Indo-European languages

  • indo-european
    geographic
    distribution
    pre-colonial era: eurasia today: worldwide
    c. 3.2 billion native speakers
    linguistic classificationone of the world's primary language families
    proto-languageproto-indo-european
    subdivisions
    • albanian
    • armenian
    • balto-slavic (baltic and slavic languages)
    • celtic
    • germanic
    • hellenic (including greek)
    • indo-iranian (indo-aryan, iranian, and nuristani)
    • italic (including romance languages)
    • anatolian
    • illyrian
    • daco-thracian
    • tocharian
    iso 639-2 / 5ine
    indo1319[1]
    indo-european branches map.svg
    present-day distribution of indo-european languages in eurasia:
      albanian
      armenian
      balto-slavic (baltic)
      balto-slavic (slavic)
      celtic
      germanic
      greek
      indo-iranian (indo-aryan, iranian, and nuristani)
      romance
      non-indo-european languages
    dotted/striped areas indicate where multilingualism is common
    notes
    • italicized branches mean only one extant language of the branch remains
    • indicates this branch of the language family is extinct

    the indo-european languages are a large language family native to western eurasia. it comprises most of the languages of europe together with those of the northern indian subcontinent and the iranian plateau. a few of these languages, such as english, have expanded through colonialism in the modern period and are now spoken across all continents. the indo-european family is divided into several branches or sub-families, the largest of which are the indo-iranian, germanic, romance, and balto-slavic groups. the most populous individual languages within them are spanish, english, hindustani (hindi/urdu), portuguese, bengali, punjabi, and russian, each with over 100 million speakers. german, french, marathi, italian, and persian have more than 50 million each. in total, 46% of the world's population (3.2 billion) speaks an indo-european language as a first language, by far the highest of any language family. there are about 445 living indo-european languages, according to the estimate by ethnologue, with over two thirds (313) of them belonging to the indo-iranian branch.[2]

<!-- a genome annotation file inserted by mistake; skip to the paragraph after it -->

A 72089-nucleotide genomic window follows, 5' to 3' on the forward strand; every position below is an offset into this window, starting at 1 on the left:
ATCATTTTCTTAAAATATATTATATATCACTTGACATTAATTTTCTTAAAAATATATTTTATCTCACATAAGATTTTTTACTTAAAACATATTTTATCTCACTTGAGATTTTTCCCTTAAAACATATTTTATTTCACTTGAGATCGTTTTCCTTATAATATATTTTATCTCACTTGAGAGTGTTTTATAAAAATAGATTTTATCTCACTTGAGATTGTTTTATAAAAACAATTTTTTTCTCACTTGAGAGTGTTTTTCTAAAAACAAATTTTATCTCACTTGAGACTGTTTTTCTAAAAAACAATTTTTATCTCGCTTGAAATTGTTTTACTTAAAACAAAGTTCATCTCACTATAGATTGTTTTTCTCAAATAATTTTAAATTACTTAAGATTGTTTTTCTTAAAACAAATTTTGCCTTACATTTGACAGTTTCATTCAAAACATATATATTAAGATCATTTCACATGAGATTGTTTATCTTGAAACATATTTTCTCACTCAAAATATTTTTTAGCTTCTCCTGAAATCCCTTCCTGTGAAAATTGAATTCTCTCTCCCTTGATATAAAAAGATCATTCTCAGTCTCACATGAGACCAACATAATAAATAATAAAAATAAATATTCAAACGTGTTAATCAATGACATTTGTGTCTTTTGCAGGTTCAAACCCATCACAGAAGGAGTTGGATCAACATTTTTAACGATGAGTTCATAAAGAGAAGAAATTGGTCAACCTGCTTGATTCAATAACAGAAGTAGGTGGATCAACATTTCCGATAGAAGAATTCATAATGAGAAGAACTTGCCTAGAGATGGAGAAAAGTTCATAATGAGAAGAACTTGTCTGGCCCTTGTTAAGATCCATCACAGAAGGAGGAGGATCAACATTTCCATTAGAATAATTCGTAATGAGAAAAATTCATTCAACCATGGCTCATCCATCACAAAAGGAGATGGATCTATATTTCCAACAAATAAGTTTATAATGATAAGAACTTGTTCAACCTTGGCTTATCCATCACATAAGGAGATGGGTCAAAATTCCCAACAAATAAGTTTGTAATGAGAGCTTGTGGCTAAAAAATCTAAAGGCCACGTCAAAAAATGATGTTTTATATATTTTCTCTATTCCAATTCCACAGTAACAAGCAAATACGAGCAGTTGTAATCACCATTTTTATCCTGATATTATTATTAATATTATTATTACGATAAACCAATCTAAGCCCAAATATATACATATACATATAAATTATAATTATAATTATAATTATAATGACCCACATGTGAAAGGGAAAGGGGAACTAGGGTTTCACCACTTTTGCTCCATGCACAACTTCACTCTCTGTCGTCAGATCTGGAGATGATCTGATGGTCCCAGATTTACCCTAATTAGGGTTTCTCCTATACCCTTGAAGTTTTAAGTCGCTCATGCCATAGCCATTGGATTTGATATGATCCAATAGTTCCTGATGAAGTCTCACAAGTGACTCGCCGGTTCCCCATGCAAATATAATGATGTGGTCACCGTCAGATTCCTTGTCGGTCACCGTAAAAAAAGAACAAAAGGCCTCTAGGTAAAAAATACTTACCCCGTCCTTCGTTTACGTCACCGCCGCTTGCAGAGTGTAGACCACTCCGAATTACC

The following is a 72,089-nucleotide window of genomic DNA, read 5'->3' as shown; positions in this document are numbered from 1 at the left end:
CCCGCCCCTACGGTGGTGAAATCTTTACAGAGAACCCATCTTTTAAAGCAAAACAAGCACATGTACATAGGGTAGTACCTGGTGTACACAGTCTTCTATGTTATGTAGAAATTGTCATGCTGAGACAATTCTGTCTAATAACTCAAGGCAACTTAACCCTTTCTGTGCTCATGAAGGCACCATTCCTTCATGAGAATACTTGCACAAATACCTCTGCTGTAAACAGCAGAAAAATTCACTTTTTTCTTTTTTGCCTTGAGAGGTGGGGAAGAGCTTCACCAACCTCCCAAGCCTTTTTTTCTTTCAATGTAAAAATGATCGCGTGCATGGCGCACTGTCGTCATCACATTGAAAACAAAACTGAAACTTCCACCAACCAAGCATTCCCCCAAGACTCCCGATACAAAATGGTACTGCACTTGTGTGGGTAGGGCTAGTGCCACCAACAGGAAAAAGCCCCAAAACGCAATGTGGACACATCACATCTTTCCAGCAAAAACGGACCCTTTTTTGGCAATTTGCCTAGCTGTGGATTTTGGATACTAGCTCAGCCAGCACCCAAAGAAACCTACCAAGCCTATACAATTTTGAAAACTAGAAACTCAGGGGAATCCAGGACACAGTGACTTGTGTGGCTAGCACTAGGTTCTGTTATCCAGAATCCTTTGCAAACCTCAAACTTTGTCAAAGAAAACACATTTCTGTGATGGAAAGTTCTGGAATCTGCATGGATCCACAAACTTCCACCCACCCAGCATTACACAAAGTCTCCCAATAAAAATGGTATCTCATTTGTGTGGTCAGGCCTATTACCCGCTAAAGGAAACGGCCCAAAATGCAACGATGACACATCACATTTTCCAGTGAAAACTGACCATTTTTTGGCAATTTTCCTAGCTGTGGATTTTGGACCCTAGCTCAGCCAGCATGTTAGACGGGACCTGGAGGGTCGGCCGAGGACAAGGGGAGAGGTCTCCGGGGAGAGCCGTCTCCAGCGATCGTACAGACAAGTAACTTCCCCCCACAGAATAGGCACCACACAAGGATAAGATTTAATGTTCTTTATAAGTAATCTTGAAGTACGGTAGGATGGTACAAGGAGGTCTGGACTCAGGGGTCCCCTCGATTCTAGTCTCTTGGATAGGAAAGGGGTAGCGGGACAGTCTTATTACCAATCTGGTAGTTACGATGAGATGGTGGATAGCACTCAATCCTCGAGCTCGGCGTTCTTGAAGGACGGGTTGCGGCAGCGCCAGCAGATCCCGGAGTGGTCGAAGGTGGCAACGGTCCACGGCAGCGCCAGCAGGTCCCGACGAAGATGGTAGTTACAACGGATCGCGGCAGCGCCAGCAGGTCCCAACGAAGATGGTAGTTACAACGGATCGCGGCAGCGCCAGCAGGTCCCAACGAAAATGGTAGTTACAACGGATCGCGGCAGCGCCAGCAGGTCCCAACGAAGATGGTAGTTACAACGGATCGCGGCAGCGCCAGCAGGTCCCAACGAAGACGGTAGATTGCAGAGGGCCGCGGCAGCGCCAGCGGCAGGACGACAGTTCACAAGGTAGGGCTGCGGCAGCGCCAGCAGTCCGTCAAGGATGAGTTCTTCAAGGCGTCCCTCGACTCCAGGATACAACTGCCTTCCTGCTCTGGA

all indo-european languages are descendants of a single prehistoric language, reconstructed as proto-indo-european, spoken sometime in the neolithic era. its precise geographical location, the indo-european urheimat, is unknown and has been the object of many competing hypotheses. by the time the first written records appeared, indo-european had already spread out into a large number of languages spoken across much of europe and south-west asia. written evidence of indo-european appeared during the bronze age in the form of mycenaean greek and the anatolian languages, hittite and luwian. the oldest records are isolated hittite words and names – interspersed in texts that are otherwise in the unrelated old assyrian language, a semitic language – found in the texts of the assyrian colony of kültepe in eastern anatolia in the 20th century bc.[3] although no older written records of the original proto-indo-europeans remain, some aspects of their culture and religion can be reconstructed from later evidence in the daughter cultures.[4] the indo-european family is significant to the field of historical linguistics as it possesses the second-longest recorded history of any known family, after the afroasiatic family in the form of the egyptian language and the semitic languages. the analysis of the family relationships between the indo-european languages and the reconstruction of their common source was central to the development of the methodology of historical linguistics as an academic discipline in the 19th century.

    the indo-european family is not known to be linked to any other language family through any more distant genetic relationship, although several disputed proposals to that effect have been made.

    during the nineteenth century, the linguistic concept of indo-european languages was frequently used interchangeably with the racial concepts of aryan and japhetite.[5]

  • history of indo-european linguistics
  • classification
  • evolution
  • comparison of cognates
  • present distribution
  • see also
  • notes
  • references
  • further reading
  • external links

Indo-European
Geographic
distribution
Pre-colonial era: Eurasia Today: Worldwide
c. 3.2 billion native speakers
Linguistic classificationOne of the world's primary language families